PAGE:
A sceptic’s guide to raw food – 4 - Veterinary Practice
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InFocus

A sceptic’s guide to raw food – 4

Nick Thompson continues his series on the feeding of dogs and cats with raw food with a discussion of the many issues arising and how they should be handled.

ISSUES arising from feeding dogs
and cats a raw food diet are many
– most of them good. But, as with
all things veterinary, things don’t
always go to plan.

In this month’s instalment, I’d like to
discuss how to deal with issues when
all does not run as smoothly as you
would want.

Usually dogs and
cats going onto raw
food will make a
smooth transition
(cats usually taking
more time and work
than dogs, but they
are cats) and all will
be well.

I have seen problems with pets
refusing to eat raw, with owners
worried about their pets’ reduced
drinking on raw, with dogs and cats
who will not eat bones/chicken wings,
etc., with animals whose symptoms
persist, even on raw, with animals who are fine for months on raw, then
suddenly symptoms return, and with
pets who suddenly go off their raw
food.

Let’s go through these scenarios
sequentially.

If a cat or dog refuses raw when first presented, it’s usually because it’s
such a new experience that they don’t
really understand what to do with the
food. First get them back onto their previous diet to ensure nutrient intake.
Then transition (going from wet food
to raw is easier than dry food to raw)
more slowly onto the raw food diet,
remembering that with cats this can
take months.

If they refuse even then, consider
steaming the vegetables before
blending and “sealing” the meat in a hot pan/wok to warm the meat and
give colour and flavour to the surface
of the meat, leaving the interior raw.

If they still refuse, consider changing
the meat; if on meat, try sh; if on
beef/lamb, try poultry; and vice versa.
At a push, try adding tinned sardines
or raw tripe to the food to enhance the
smell.

The worried phone call from owners
saying their dog and, most frequently,
their cat has reduced their drinking
is a common sequel to a successful
transition to raw food. Some cats
actually stop drinking altogether when
on raw food. Anxieties are easily
quelled when you explain about the
new water content of the diet.

Cats and dogs who do not eat bony
material is a problem. I usually suggest
trying heart initially to get them
chewing something. Hearts, beef or
lamb usually are really good to get the
pet thinking about really using their
mouths, jaws and teeth.

This can be enough to then get them
started on chicken carcases, turkey
necks and the like, later on. If not,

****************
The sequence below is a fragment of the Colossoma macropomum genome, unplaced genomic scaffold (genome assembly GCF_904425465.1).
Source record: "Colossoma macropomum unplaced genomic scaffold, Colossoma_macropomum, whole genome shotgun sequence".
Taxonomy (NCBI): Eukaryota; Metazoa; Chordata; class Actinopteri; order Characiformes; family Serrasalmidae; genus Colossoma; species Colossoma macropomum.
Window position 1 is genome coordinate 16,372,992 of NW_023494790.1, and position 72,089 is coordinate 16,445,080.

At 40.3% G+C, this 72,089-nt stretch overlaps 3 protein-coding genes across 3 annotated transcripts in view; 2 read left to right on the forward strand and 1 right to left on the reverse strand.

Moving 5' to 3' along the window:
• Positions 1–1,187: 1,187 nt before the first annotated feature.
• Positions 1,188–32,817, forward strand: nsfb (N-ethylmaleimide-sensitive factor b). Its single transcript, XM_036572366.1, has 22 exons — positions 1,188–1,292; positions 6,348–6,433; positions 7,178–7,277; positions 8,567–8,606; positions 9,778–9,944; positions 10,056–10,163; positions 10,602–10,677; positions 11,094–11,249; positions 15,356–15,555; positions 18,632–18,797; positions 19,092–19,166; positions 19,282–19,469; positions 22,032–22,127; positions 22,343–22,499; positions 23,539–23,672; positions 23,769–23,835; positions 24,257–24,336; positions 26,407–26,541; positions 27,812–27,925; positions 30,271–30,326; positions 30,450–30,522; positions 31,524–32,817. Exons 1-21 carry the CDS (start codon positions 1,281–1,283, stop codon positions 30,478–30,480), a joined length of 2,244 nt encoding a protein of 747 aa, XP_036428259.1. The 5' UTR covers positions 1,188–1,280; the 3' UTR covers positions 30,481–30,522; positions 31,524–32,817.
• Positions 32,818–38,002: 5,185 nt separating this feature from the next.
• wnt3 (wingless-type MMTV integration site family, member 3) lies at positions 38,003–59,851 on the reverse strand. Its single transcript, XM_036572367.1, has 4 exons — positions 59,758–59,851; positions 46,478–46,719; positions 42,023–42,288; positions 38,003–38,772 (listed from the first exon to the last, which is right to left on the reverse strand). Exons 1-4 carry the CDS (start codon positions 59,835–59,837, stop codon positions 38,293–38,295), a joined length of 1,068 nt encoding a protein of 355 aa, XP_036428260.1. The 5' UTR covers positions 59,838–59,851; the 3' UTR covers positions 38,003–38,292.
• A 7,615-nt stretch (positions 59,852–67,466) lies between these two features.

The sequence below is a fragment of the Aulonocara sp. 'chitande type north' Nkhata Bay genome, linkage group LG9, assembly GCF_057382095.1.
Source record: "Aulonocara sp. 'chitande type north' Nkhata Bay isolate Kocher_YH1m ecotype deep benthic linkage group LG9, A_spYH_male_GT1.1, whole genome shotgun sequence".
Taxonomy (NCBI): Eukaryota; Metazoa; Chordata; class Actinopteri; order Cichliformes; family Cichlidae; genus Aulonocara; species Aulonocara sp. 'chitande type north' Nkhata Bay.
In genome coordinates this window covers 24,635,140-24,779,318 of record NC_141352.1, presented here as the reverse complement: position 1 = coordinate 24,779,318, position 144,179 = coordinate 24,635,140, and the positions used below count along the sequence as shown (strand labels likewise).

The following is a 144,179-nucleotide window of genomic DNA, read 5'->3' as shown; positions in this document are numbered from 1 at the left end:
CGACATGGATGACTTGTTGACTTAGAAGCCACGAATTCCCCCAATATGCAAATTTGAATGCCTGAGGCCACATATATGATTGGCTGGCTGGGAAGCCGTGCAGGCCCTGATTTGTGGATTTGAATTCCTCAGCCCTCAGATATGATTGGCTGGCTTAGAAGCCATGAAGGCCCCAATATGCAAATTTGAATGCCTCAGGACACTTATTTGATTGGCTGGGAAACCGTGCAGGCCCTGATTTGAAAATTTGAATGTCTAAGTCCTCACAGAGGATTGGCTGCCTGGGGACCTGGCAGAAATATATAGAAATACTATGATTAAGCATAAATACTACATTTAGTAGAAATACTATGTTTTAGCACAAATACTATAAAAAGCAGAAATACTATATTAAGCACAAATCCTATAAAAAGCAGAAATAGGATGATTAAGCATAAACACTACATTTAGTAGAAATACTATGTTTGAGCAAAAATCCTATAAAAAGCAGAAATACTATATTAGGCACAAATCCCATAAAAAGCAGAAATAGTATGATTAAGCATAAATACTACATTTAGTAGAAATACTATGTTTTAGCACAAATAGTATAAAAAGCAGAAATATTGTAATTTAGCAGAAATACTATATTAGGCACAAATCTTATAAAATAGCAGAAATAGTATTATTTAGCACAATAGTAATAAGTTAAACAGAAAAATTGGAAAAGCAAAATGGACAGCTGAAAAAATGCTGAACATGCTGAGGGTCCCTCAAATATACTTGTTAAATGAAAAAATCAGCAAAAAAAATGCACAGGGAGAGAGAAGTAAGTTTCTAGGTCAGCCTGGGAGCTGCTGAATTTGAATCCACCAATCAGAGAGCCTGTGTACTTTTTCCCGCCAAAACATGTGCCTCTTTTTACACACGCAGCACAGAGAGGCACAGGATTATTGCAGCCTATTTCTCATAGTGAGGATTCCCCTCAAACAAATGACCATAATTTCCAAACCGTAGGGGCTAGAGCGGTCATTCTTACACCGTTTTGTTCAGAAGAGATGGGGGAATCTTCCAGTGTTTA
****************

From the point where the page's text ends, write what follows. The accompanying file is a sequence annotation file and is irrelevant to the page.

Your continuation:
a hot wok and ash-frying them for
seconds can be sufficient to brown the skin without cooking the bones (never feed cooked bones – they are
dangerous).

Other alternatives are looking for
bony material from different sources,
e.g. fish, venison, turkey, duck, goose
or pork can be helpful. Meaty bones
are best as the meat cushions the teeth
going through the bone and will make
a bone more attractive to those animals
who are not interested in bone/
cartilage.

If one takes a cat or dog onto a raw
food diet for clinical reasons, say bowel
or skin problems, and those symptoms
persist, there can be a number of
causes. First, one would have to
question one’s diagnosis and consider
re-evaluating the case. Secondly, change
the raw food; change the protein and
change the vegetable component
and try for at least two weeks if the
condition allows.

A “raw diet” is a very flexible
phenomenon. As long as it is complete
and balanced, you have a very broad
scope to make up something that suits
the patient. Make sure the owners are
compliant with the diet and not giving
treats out with the plan. Clients are
usually motivated if they’ve gone to the
trouble of converting to a raw diet, but disillusionment can set in with some if
you don’t get instant results.

Symptoms returning some months
after a successful change to a raw food
diet, with initial miraculous results, is
seen when transitioning dogs and cats.
If the improvement only lasts for a few
months, then the obvious thing to do
is to change the protein to something
that re-establishes the improvement
and is appetising to the patient and
acceptable to the owner.

I will always try to get even the most
sensitive dogs and cats onto a number
of proteins, rotating daily or weekly
so as to not provoke sensitivity due to
chronic exposure to a single protein.
One can consider beef and tripe to
have very different allergenicity. I have
dogs sensitive to beef but not to tripe,
and vice versa (I think it is to do with
the high digestibility of the tripe).

Pets going off raw is a rare problem
and usually solved with a change of
protein. If, after having exhausted
many new veg/meat combos, they still
refuse, I will add rice, quinoa, amaranth
or buckwheat to “stodge up” the food.
I will also consider steaming the veg
and lightly cooking the meat. This can
often help some older animals, too.

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